Approximately one million Canadians suffer from the unexplained health outcomes of many common physical illnesses. In many cases, treatment of these patients fails because our health care system is designed to focus on either physical or mental illness but not both at the same time. As a result, physical symptoms with a mental health origin, go unaddressed. Similarly, debilitating mental illnesses such as depression and anxiety continue indefinitely because they may in fact be the result of physical ailments. The lack of an integrated approach perpetuates the condition.
In these cases, patients and their families endure prolonged suffering accompanied often by a growing sense of despair as they see little or no improvement in their health. The severity of their symptoms, combined with the time and energy required to attend a series of medical appointments, can result in absenteeism or poor performance at work and school, permanently hampering career prospects and quality of life. As time goes on, their ongoing condition can exact a tremendous personal toll, and lead to trauma and addictionn issues.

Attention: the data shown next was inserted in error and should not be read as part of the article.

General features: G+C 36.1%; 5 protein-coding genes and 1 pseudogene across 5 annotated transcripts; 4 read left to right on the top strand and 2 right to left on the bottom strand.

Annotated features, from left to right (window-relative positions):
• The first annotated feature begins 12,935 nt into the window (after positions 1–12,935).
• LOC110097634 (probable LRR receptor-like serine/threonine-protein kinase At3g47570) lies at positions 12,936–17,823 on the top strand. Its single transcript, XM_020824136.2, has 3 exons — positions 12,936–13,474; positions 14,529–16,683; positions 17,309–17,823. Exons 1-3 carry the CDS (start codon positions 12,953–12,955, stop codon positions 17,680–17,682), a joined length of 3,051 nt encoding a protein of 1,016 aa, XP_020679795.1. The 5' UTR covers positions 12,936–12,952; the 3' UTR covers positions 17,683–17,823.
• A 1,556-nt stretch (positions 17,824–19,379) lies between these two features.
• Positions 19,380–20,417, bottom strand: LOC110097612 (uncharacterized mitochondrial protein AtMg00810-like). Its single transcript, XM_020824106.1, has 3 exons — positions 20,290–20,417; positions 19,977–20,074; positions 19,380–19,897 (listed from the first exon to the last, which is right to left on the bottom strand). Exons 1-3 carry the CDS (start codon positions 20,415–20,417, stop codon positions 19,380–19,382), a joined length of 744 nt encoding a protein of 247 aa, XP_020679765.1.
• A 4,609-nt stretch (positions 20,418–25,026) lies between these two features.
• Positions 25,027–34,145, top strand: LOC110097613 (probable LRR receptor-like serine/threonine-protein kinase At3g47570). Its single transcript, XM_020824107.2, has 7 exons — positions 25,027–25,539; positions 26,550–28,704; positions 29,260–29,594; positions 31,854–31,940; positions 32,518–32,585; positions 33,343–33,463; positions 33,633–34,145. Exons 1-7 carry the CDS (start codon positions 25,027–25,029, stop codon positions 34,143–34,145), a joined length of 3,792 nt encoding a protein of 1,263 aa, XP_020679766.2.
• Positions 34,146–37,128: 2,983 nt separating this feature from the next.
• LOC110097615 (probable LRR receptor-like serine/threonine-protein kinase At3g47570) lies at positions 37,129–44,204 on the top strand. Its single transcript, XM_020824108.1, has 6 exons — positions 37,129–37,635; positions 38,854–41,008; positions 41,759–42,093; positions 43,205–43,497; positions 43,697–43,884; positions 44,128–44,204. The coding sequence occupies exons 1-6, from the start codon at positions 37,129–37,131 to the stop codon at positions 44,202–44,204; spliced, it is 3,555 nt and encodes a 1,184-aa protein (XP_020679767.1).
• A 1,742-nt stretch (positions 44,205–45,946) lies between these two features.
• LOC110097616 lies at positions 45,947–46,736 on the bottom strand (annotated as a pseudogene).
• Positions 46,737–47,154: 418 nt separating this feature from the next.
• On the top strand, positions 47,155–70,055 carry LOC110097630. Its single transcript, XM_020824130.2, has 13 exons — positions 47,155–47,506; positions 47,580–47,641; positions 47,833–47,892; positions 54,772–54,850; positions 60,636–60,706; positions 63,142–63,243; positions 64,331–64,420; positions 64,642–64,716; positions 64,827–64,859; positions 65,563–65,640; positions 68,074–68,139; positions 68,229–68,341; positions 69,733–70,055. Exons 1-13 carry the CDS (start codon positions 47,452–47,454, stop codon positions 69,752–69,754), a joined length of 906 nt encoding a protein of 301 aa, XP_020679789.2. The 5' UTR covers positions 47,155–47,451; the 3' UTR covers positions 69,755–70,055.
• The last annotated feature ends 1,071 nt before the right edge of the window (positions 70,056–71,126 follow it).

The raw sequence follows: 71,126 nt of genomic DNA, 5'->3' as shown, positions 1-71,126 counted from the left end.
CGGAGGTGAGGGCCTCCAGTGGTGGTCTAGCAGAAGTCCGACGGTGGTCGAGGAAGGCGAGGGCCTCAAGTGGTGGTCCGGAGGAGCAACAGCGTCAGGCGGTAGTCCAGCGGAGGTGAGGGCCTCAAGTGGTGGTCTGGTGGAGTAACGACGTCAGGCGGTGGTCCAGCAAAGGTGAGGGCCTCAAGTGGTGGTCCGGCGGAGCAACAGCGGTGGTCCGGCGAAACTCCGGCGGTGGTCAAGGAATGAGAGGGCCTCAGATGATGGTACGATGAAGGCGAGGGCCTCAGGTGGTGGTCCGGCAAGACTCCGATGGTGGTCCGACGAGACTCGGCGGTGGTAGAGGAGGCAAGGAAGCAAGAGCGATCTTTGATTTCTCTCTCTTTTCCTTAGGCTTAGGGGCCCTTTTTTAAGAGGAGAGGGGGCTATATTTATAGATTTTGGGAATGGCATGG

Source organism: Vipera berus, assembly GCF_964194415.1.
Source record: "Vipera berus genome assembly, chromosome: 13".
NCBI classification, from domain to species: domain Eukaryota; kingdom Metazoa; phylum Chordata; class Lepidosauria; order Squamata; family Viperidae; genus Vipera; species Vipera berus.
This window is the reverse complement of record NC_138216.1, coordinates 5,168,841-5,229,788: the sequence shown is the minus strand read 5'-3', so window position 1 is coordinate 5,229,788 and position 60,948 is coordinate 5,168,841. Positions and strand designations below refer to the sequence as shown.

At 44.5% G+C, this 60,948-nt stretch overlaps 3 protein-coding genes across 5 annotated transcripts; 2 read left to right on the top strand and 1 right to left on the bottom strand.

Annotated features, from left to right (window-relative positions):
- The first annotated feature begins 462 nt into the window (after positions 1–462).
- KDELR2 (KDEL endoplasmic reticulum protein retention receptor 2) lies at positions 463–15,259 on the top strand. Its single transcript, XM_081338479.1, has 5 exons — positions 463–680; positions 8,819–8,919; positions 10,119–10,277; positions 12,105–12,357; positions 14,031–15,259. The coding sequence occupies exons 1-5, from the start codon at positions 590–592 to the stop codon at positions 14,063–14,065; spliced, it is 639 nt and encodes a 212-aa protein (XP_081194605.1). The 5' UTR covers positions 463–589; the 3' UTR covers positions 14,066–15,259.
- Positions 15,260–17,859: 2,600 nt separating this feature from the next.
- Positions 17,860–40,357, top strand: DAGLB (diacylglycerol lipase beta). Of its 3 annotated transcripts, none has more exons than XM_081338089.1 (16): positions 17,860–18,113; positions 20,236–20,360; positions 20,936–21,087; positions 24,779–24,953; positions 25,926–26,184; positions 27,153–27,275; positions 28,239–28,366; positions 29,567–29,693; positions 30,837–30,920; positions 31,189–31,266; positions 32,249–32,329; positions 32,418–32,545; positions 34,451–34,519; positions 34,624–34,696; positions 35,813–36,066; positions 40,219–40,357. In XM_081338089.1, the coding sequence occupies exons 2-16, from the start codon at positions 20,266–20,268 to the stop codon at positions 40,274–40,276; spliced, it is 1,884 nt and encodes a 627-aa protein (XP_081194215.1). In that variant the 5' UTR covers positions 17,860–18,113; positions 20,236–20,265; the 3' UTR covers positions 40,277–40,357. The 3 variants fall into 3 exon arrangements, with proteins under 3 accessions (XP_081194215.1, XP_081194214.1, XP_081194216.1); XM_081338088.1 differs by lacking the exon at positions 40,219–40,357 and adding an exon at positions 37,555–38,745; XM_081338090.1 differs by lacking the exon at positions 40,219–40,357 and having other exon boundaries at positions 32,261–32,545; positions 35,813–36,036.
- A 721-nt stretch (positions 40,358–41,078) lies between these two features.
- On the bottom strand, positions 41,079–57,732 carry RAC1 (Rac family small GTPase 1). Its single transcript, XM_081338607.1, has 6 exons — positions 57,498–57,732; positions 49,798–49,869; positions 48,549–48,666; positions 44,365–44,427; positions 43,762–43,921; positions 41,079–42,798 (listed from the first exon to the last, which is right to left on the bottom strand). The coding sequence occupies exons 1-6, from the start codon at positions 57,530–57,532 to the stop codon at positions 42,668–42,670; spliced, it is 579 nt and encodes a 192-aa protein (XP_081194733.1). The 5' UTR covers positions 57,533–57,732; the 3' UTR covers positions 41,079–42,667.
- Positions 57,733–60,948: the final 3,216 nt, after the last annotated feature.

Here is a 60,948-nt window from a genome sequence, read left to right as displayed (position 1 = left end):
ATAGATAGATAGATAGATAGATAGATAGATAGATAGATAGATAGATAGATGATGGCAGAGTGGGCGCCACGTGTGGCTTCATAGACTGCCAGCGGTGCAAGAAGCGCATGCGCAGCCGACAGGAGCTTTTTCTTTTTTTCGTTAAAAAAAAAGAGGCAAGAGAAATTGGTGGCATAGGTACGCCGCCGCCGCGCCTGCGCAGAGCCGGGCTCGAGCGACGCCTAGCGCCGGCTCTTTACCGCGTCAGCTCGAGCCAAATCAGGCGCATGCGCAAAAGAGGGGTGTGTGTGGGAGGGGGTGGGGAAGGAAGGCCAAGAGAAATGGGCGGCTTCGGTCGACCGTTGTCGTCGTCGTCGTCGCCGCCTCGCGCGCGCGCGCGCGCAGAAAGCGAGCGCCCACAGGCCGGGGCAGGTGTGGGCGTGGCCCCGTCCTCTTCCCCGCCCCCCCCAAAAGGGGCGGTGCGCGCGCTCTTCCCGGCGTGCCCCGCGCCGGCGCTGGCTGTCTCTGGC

The gap in services can be particularly acute for those between the ages of 16 and 24 who fall between paediatric and adult streams of care. A difficult time of life in the best of circumstances, research has shown that the stress of transition into adulthood often precipitates the first episodes of psychiatric illness or a re-occurrence of a pre-existing condition. These particularly vulnerable patients may drop out of treatment if it is not relevant to their needs, resulting in increased symptoms, repeated medical interventions and withdrawal from school, the workforce and the community — potentially for life.
Family physicians share patients’ frustration and, in the absence of a comprehensive diagnosis, they may over-investigate the physical symptoms. The resulting unnecessary diagnostic testing and recurrent use of family doctors and emergency department resources drive up health costs by as much as 45 per cent. Based on similar health care systems around the world, it is estimated that Ontario spends $2.75 billion on individuals with combined illness. Untold costs include the impact on economic productivity associated with the loss of employment and education opportunities. The disconnect between treatment of mental and physical health issues is deeply rooted within the framework of the health care system. Its resolution requires a coordinated approach across the entire continuum of health care.